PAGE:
So far, the signs seem clear that Singapore’s wealthiest sons and daughters are still looking for property back home; And as Singaporeans get richer, our luxury developers still have a growing domestic market.
2. Not all foreigners pay ABSD
You’ll notice that US cities make up the bulk of the hotspots for centi-millionaires: this includes New York City, San Francisco, Los Angeles, Chicago, and Houston.
Given the heightened volatility of US markets and the problems of high taxes, it is likely that US centillionaires will look beyond their own shores. At this point, it is important to remember something about ABSD:
American citizens pay the same rate ABSD like Singaporeans. This means, for example, not paying ABSD on the first property they buy. Other exceptions include nationals and permanent residents of Iceland, Liechtenstein, Norway, and Switzerland.
While Americans do not make up a large demographic of property buyers here, this may change as Singapore becomes more visible through economic ties and the US pivots to Asia.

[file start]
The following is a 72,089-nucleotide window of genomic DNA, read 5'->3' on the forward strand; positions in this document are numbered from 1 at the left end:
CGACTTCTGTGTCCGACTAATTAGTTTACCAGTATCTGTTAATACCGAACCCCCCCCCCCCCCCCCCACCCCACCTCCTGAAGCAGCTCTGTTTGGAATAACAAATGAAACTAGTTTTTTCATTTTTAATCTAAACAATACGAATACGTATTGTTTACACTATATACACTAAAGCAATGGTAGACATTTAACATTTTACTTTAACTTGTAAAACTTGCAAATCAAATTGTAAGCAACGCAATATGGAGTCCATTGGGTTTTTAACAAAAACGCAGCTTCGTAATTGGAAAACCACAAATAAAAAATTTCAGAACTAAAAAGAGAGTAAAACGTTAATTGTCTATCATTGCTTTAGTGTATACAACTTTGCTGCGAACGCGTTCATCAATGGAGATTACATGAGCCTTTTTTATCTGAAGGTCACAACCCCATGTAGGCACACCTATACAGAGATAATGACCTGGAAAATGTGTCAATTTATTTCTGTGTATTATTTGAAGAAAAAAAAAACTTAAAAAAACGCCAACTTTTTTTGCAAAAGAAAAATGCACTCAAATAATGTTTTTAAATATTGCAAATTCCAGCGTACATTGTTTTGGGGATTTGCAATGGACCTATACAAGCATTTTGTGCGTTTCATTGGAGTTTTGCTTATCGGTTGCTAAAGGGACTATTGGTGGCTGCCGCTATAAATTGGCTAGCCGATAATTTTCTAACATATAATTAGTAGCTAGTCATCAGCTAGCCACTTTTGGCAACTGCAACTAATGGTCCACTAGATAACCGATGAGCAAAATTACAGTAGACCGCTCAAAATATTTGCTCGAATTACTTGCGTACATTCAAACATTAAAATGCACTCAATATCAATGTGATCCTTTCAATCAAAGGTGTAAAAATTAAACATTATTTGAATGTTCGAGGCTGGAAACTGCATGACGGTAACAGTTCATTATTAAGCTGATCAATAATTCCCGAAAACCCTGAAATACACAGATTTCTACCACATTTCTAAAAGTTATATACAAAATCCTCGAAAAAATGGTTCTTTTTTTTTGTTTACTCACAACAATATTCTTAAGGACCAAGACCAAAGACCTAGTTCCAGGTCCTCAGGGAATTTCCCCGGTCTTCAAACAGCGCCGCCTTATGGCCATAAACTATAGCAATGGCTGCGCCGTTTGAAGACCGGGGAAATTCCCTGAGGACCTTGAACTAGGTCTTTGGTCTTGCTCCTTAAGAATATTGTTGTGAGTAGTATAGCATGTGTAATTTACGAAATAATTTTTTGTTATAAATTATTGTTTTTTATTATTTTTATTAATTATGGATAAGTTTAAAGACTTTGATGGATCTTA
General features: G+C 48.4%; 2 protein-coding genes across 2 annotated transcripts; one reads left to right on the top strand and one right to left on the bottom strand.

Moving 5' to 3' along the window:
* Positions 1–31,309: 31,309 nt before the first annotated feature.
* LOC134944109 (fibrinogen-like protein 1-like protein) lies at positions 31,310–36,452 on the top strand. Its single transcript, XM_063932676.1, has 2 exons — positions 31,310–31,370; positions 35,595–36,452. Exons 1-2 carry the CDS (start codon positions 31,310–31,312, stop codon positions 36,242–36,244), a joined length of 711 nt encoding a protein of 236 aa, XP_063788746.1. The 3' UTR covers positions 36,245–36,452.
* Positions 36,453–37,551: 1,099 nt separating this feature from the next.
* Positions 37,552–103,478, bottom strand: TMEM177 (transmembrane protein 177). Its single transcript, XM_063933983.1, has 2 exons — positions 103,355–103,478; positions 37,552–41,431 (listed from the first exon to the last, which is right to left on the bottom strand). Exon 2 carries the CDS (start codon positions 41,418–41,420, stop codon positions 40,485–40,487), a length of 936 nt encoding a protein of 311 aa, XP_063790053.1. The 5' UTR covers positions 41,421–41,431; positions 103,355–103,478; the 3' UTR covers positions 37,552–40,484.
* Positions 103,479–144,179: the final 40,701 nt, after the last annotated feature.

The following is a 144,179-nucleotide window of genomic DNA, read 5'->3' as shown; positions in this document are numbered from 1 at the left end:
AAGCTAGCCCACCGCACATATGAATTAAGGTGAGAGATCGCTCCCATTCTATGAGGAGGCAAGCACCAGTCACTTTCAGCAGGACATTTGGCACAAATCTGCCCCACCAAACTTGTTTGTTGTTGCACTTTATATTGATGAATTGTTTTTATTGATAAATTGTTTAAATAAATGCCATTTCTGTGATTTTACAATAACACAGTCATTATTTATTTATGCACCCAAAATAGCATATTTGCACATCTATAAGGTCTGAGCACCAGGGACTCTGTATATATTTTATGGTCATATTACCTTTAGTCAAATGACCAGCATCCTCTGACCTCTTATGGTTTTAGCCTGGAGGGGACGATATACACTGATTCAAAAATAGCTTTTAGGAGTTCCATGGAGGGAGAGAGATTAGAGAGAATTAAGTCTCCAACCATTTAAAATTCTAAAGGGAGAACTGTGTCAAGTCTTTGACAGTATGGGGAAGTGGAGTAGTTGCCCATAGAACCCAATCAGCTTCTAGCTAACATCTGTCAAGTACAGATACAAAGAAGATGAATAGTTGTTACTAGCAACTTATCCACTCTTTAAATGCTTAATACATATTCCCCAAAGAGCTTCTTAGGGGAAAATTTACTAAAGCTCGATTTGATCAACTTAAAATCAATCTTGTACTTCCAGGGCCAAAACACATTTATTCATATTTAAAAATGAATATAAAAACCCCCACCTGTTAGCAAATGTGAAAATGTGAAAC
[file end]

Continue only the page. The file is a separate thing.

It certainly doesn’t help that Americans can avoid ABSD, and that US citizens are less likely to choose China and India due to rising political tensions.
3. Increase of family offices in the APAC region
A 2021 Citibank report estimated that 10,000 family offices have been established worldwide in the last two decades, a 10-fold increase since the early 2000s.
North America still has the most family offices; but Asia-Pacific recorded the fastest growth of such entities, growing 44 percent over the last two decades.
it is believed that 229 family office have been registered in Singapore since 2020.